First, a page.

REBOL 3.0

Introducing the Concept of a Current Module

Carl Sassenrath, CTO
REBOL Technologies
24-May-2006 23:53 GMT

Article #0029
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Let me just say this outright: my Modules document is not very good. Sorry, but it's just not very clear. It is quite old, and as soon as I get a better doc written, I promise I will delete that old one.

So, to make it clear: Modules provide a way to extend the REBOL environment. That's their purpose.

Of course, that statement is not indended to mean that everything about modules is simple. It is not. But, to understand and to use modules must be simple. Anyone and everyone should be able to do it. (Otherwise, I would not be doing it, right? You know me.)

So, this means a few things:

1. You need to be able to create a module just as simply as loading a script that looks like:

REBOL [title: "My module" type: module]
...

and alternately you can use this method at any time in your code:

my-mod: make module! [
    [title: "My module"]
    a: 10
    func1: func [...] [...]
]

Note: that means you can create multiple modules within a single script, if that's what you need to do.

2. You should be able to access the exported values of a module easily. How easily? Well... automatically.

For instance, if your module is:

REBOL [title: "My Math" type: module export: [buy sell]]
...
buy: func [value price] [...]
sell: func [value price] [...]

then later, you run a script that does this:

buy "google" $200
sell "microsoft" $10

It should work as you would expect. It must be just that easy.

3. There are many extra options that are the other 20%. Yes, they are useful, but most of the time you don't care.

Now, that's where it gets a bit more complicated. Let me give you a good example:

Let's say a section of code runs an external script using the do function. To what module do the words of that script get bound? This is a non-trivial question. I mention it go get you thinking. Deeply, I hope.

Why does it matter? Here's why: if you are using a function of a REBOL module (call it Mod-A) that looks like:

do-it: func [file] [
    ...
    do file
    ...
]

are the variables of the newly evaluated file bound to Mod-A or are they bound to the module that called do-it in the first place?

Over the years, I've found that when these questions come up, there is some kind of implicit action taking place. There is an assumption going on. In this case it is what module do the new words get bound to? We have two choices:

  1. The module where the do was evaluated.

  2. The original module where the do-it was evaluated.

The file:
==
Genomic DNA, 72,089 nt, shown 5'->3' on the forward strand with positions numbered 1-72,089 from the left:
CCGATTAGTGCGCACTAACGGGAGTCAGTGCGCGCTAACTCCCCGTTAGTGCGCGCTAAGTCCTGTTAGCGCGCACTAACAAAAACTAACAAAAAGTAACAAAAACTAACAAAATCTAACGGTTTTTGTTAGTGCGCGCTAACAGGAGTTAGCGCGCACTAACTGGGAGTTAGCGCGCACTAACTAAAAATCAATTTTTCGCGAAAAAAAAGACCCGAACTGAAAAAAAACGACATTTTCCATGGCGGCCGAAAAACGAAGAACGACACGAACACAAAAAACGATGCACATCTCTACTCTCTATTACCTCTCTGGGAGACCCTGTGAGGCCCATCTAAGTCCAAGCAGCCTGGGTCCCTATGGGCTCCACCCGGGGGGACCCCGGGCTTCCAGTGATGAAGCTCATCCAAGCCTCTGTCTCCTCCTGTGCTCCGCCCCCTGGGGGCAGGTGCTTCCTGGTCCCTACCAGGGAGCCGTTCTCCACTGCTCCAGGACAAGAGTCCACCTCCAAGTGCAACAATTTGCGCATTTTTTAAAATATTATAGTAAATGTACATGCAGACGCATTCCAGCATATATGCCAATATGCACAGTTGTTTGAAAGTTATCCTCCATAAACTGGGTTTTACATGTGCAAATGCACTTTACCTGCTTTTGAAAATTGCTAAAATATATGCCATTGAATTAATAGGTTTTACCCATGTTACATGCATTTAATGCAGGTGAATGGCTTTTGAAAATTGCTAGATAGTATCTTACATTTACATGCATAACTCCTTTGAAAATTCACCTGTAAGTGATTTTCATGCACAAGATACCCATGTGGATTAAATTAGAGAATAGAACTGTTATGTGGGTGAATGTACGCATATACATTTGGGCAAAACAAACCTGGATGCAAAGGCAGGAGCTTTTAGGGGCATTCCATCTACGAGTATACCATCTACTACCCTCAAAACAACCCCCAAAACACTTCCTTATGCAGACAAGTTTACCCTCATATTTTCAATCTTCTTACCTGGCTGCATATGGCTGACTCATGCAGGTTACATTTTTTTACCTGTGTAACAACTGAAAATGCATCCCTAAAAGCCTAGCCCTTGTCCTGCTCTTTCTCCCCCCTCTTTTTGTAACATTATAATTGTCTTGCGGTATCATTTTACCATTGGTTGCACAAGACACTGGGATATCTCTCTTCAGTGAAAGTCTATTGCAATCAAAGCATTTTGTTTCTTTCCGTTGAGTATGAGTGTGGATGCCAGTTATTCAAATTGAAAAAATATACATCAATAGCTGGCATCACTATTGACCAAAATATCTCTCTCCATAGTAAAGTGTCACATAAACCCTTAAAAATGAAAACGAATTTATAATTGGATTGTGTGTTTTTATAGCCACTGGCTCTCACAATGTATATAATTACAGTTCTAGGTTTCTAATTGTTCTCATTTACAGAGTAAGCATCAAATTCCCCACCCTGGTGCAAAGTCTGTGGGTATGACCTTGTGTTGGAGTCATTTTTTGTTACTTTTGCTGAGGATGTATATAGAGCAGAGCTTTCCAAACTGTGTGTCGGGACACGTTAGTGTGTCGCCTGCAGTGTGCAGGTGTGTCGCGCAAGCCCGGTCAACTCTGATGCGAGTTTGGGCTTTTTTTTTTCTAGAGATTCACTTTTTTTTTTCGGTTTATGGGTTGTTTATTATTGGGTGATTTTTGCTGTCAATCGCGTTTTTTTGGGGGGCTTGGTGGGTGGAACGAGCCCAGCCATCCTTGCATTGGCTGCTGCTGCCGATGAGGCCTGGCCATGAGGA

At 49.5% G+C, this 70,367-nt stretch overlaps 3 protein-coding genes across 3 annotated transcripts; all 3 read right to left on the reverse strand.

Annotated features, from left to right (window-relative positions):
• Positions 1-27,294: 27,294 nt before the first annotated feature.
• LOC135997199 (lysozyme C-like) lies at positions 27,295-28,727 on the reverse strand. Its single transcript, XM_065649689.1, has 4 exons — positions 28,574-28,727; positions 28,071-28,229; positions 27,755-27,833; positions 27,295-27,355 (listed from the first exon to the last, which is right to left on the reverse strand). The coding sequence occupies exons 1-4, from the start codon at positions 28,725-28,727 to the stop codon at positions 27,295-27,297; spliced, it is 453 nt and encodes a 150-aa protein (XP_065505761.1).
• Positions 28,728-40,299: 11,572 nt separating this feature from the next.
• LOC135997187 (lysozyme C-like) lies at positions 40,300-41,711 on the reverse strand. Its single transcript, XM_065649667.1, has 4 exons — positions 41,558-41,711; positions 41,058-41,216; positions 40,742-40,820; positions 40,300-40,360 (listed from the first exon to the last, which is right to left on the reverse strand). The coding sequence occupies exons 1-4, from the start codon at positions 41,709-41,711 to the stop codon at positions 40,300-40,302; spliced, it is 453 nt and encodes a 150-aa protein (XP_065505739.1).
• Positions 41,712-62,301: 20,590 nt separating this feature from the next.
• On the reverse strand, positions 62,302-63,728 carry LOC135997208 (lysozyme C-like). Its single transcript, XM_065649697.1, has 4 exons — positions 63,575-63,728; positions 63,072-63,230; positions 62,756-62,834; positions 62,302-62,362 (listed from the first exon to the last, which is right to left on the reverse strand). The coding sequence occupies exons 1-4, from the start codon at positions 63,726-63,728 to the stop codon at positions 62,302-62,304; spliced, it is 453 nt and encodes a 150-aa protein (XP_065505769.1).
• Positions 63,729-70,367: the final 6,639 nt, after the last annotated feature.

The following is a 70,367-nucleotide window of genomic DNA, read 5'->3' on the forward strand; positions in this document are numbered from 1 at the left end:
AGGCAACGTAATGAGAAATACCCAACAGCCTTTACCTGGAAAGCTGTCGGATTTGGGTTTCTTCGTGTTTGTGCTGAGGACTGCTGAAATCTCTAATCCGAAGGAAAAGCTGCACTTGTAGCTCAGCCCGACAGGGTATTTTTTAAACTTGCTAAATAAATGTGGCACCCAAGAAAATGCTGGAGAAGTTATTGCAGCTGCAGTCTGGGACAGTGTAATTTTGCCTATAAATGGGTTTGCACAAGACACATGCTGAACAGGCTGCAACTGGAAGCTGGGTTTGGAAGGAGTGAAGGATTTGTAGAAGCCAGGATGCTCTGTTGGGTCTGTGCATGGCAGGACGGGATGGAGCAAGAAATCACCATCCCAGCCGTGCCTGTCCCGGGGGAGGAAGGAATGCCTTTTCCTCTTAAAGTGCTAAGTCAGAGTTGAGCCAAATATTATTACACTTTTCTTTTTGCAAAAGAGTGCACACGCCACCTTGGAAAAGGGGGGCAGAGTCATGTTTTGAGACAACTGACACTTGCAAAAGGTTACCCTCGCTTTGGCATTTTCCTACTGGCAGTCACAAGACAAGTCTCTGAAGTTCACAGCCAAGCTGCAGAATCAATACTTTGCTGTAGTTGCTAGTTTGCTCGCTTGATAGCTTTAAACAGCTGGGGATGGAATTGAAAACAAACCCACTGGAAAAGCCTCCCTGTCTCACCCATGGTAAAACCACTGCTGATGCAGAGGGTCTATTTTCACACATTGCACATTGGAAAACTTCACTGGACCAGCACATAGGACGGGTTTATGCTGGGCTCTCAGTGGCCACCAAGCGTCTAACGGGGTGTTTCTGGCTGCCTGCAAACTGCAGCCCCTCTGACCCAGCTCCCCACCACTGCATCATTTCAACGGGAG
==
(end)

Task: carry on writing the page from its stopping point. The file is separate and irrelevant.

In low-power static languages like C and most others, this would be an easy choice. But, in the dynamic evaluation of REBOL, it's not quite as easy to decide. Both choices are valid.

Like in other areas or REBOL, the better design choice must come from some kind of common sense rule. Let it be this:

  • It is best to avoid the accidental auto-expansion of modules.

Such results would be problematic because arbitrary new functions could be added to any of the existing standard modules of the system. That wouldn't be a good thing.

Therefore, according to this rule, the do above would bind new words to the current active module. So there is the implicit action: the concept of a current module.

When your user script gets evaluated, REBOL will launch it within its own unique "user module". And, when any additional scripts are loaded and evaluated, by default they are bound to the same user module unless they are explicitly directed elsewhere.

Now, what if you want a section of code to refer to an explicit module? What if you do a load or a do and you want a specific module to be affected? That's the purpose of the with function:

Just as you can say:

with object [... expressions ...]

Here object is any valid object, and the block is evaluated within the context of an object, you can also say:

with module [... expressions ...]

Where module is any existing module. This line specifies that the expressions are bound to the context of a given module.

You can even write:

with module [do %script.r]

to force the module to accommodate the new script's bindings.

In addition, to help make this action easier, you can also use any word with a context to provide the context itself. That way you don't have to figure out how to obtain the reference to the context. For example:

with 'word [do %script.r]

where word is bound within the target context.

I think those of you who are expert REBOLers see that with is more than just another name for bind. A hidden variable is being set that indicates the module, the "current environment" for the block. And, there are some deeper implications that go along with it (such as what happens when an error occurs that throws us out of the with block.)

So, there you are. Simplicity with just a pinch of spice to create the very best of flavor. Now, if only I could cook everything that well.

Please post your comments. I am open to your ideas. Thanks.

18 Comments

REBOL 3.0
Updated 14-Nov-2017 - Edit - Copyright REBOL Technologies - REBOL.net